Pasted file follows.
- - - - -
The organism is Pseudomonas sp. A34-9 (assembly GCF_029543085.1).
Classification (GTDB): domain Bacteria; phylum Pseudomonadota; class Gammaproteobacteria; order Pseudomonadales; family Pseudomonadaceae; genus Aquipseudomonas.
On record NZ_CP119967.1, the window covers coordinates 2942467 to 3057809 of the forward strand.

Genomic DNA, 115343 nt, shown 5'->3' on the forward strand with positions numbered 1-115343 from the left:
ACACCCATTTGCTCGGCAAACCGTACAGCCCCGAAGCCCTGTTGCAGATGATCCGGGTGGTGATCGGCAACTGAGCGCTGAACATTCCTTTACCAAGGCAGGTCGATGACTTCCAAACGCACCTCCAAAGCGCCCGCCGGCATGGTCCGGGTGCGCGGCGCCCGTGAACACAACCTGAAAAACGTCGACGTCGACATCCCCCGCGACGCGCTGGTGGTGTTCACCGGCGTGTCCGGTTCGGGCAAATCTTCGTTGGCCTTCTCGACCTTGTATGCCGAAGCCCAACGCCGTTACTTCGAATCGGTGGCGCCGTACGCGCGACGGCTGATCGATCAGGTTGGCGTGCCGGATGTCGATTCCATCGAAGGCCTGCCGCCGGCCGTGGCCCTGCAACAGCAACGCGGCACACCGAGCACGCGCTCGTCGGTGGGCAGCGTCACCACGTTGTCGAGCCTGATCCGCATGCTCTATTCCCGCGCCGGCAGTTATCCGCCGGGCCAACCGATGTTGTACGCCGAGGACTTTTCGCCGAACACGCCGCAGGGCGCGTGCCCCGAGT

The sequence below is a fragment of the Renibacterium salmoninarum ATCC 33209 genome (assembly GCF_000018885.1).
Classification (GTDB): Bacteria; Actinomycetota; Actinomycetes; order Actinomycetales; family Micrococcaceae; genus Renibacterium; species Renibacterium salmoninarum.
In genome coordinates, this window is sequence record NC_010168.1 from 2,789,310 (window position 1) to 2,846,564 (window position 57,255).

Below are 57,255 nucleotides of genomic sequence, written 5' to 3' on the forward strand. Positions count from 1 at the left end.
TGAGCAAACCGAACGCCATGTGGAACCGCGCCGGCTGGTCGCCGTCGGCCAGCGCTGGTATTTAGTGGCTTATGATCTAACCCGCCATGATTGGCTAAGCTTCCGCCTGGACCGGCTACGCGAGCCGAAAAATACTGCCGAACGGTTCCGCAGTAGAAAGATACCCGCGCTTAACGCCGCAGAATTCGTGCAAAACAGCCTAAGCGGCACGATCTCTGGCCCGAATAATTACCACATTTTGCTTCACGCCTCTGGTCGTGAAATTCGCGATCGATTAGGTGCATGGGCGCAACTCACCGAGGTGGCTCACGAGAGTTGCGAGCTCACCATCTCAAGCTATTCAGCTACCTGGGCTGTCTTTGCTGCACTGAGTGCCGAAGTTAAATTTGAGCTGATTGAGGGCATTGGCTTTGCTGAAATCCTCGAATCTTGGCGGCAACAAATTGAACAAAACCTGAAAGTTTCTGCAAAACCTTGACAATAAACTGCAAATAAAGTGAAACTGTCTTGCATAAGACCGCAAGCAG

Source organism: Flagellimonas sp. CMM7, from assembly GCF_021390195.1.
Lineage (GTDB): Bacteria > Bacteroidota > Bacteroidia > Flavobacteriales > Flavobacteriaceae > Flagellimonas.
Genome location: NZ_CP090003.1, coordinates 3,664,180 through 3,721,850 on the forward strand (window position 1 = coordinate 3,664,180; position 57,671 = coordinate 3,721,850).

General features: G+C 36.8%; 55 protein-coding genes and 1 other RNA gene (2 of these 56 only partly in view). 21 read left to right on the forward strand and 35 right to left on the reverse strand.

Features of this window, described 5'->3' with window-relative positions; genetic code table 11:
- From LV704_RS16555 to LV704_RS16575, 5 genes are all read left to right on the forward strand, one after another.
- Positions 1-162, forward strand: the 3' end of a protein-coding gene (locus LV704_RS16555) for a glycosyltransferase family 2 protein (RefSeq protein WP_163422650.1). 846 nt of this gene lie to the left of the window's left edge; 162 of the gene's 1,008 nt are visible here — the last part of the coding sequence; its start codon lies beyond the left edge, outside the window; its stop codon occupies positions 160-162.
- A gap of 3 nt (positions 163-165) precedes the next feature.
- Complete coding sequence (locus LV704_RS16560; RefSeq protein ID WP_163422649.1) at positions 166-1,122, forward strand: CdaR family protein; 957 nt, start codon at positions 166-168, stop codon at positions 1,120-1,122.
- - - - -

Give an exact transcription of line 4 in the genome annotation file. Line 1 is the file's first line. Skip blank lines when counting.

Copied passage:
Genomic DNA, 115343 nt, shown 5'->3' on the forward strand with positions numbered 1-115343 from the left: